Social Security example of government rigor mortis
Posted: October 02, 2010
Star Parker

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Social Security passed in 1935. Although there have been changes in the way of tax increases and expansions of the program, Social Security is essentially the same system as was passed 75 years ago.

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Americans are retiring earlier and living longer. In 1950, the median male retirement age and male life expectancy were about the same – 66. By 2005, the median retirement age for men was under 62 and the median male life expectancy was over 75.

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And the promise we get from our leaders is that they will save and preserve a system that was conceived 120 years ago and enacted here 75 years ago. This is leadership?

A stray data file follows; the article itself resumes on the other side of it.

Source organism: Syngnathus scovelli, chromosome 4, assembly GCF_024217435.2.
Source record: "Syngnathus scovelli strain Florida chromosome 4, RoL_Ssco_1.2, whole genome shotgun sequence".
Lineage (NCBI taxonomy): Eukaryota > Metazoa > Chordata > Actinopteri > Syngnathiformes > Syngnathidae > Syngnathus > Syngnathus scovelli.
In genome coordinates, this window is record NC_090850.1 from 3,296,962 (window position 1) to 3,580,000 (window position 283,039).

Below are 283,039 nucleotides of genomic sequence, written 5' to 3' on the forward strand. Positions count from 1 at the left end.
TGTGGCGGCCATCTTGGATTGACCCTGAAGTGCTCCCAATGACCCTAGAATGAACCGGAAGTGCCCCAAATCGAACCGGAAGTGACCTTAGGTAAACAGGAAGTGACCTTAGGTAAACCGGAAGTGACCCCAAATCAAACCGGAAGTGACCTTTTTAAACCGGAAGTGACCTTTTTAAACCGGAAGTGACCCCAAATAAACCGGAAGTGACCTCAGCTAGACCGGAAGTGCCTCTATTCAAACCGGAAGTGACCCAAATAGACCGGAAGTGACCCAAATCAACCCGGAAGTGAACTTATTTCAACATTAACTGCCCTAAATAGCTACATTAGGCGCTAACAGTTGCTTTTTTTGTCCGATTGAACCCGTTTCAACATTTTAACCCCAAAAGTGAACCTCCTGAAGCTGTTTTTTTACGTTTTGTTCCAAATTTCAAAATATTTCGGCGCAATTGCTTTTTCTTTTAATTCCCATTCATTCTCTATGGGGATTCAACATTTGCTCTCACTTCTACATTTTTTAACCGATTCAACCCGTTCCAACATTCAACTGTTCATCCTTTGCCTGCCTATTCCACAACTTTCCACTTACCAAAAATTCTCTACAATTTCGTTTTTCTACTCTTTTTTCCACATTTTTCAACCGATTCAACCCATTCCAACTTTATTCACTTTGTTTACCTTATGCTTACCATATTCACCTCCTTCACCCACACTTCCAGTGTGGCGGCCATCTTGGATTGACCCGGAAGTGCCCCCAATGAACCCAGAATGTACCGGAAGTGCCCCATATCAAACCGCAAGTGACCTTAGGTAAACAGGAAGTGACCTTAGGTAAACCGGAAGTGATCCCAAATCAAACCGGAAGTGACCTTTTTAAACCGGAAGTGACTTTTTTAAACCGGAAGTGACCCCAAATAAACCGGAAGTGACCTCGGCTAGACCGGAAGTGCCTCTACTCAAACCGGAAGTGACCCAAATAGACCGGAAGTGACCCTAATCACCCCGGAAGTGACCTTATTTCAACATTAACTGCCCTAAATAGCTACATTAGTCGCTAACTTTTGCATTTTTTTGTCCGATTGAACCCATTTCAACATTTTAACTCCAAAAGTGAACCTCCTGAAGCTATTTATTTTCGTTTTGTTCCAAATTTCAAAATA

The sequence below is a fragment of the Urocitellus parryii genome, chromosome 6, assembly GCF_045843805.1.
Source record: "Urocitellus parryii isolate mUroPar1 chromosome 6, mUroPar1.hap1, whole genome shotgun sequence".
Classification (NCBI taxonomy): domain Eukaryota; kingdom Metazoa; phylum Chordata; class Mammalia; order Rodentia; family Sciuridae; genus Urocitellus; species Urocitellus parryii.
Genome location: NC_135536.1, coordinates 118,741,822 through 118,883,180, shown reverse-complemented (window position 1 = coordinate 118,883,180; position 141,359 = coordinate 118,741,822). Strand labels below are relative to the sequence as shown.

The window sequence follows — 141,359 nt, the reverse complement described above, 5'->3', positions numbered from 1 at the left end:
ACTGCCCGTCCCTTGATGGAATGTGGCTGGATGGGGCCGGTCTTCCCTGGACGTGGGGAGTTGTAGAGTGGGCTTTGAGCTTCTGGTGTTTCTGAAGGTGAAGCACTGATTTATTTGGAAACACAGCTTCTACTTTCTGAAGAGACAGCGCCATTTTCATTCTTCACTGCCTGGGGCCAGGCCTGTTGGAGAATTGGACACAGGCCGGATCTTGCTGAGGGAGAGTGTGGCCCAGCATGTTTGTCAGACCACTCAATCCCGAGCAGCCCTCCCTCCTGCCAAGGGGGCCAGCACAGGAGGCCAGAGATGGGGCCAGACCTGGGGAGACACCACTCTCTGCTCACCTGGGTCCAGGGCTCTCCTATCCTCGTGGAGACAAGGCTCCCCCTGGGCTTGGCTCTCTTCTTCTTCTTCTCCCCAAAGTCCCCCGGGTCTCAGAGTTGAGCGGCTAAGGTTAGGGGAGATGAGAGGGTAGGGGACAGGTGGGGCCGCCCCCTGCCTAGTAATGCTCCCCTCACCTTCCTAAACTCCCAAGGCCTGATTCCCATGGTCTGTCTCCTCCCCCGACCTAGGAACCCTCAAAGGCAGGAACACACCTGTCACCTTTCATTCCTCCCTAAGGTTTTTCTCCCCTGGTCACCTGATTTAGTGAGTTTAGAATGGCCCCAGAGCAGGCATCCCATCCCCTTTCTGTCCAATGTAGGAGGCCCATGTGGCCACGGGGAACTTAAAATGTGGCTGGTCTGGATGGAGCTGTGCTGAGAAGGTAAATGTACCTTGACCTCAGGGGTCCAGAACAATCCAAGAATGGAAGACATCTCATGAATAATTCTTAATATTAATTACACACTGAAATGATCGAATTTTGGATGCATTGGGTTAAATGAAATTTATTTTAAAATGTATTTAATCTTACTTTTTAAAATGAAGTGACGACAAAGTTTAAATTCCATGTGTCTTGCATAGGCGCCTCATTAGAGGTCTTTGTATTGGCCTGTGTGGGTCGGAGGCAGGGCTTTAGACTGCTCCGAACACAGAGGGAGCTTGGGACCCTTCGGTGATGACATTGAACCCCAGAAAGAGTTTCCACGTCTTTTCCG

Not only is our Social Security system unsuited to our times, it is bankrupt. It went into a deficit situation this year and its overall unfunded liabilities – the total amount promised less the total amount for which there is funding – is almost $20 trillion.

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Clearly “Social Security Insurance”, which is NOT Social, NOT Security, NOT insurance, is an meme that no longer fits. If it ever did! The stated public purpose was “welfare” when the public was scared by the Great Depression; the unstated private purpose was to amass political power. It basically setup many if, not all, of the problems that we are facing today. Bu allowing the Gooferment to raid the “mythical lockbox”.


How can you “insure” against old age?

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